Jordan Mandel understands the irony.
The University of Western Ontario master’s student has married an original digital music score with the words of Marshall McLuhan to create a beautifully layered four-track EP. It’s not a stretch to imagine the late Canadian media theorist – famous for his “the medium is the message” message – would approve.
“It seems appropriate,” Mandel laughs.
Mandel, who earned a bachelor’s degree in philosophy from York University, came to music late, picking up the guitar for the first time in Grade 12. No matter, he would, amazingly, go on to minor in music at York. “I picked it up quickly,” he says.
Following graduation, he would take time off to tour as a musician with his band, On a Rope, an acoustic jam band. That grind would eventually wear, however, and Mandel would join the Popular Music and Culture program at the Don Wright Faculty of Music. He is now in his second year.
It was a class project, a simple digital recording exercise, that gave birth to the album.
A trip to Epcot at Walt Disney World in Florida as a boy, and a McLuhan exhibit inside that futuristic centre, stuck with him. Add to that the fact his father took a communications class with a McLuhan at the University of Toronto, and it’s no wonder Mandel plucked McLuhan off the bookshelf for inspiration as the project dawned.
Finishing the first track, the only requirement of the project, he touched base with CBC Radio. He pitched his lone track to NightStream as the first single from a forthcoming EP. They loved the track, and asked for the full EP to be sent along.
Of course, there was no EP. Not yet.
“That’s what I wanted to have happen,” Mandel says. “I wanted to have some outside pressure to keep me going.”
He finished one more track for another assignment, then two others to fill out the EP.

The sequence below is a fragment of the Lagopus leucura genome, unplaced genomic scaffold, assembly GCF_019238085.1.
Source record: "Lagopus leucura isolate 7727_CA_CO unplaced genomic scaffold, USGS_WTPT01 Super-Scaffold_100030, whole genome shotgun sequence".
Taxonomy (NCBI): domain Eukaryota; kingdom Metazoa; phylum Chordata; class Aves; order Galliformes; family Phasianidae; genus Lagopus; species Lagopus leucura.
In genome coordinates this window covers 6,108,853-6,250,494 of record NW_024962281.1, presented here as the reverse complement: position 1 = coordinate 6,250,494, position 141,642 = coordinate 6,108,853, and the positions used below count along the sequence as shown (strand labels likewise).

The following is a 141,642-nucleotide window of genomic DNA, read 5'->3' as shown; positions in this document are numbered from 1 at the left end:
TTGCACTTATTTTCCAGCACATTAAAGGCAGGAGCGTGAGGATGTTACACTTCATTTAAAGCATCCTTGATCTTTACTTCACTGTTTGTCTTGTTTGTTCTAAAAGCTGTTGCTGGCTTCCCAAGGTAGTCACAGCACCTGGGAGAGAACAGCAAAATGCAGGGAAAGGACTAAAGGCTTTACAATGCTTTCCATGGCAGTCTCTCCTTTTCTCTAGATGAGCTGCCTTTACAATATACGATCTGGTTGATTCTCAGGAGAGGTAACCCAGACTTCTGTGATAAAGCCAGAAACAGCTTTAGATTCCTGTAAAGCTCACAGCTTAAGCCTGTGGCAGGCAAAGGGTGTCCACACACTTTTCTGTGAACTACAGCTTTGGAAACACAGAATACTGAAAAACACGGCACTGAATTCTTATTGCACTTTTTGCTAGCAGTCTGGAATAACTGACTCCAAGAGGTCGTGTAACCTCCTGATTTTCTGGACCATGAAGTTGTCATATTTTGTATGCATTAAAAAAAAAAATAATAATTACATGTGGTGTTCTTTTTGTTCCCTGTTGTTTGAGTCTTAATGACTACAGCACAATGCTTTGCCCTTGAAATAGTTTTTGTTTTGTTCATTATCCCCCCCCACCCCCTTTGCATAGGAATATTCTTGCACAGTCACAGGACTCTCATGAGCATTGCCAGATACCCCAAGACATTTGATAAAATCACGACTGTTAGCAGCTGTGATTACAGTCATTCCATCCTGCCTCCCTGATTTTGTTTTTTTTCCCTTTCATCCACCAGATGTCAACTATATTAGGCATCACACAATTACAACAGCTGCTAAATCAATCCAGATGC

Released this summer, the four-track album, Forward Through the Rearview Mirror, is billed as the first talk-rock release featuring samples of McLuhan speeches. The tracks are an inventive soundscape of electronica combined with remixed spoken word. They are remarkably entertaining, if not exactly catchy, tunes.
McLuhan would have been proud.
“This is one of those projects, I feel, that couldn’t have happened a few years ago. It’s able to reach people who are interested in McLuhan, and that’s a very select group. But it’s not a small group either. So I think that interest helps fuel it,” he says. “I think people are really excited. They hear that voice, they recognize it.
“I think there is some kind of Canadian thing there.”
With the EP complete, Mandel looks to expand it into a full-length album, aiming for a Spring 2012 release. His program offers a creative track to complete his degree, and this finished product (under the guidance of professor Jay Hodgson) will serve as the end.
“It won’t leave you with a hook in your head,” Mandel says. “But you might end up with an idea afterward. And that’s kind of cool. It’s sort of like an idea chorus.”
Listen up: Download the album, Forward Through the Rearview Mirror, at Jordan Mandel’s website.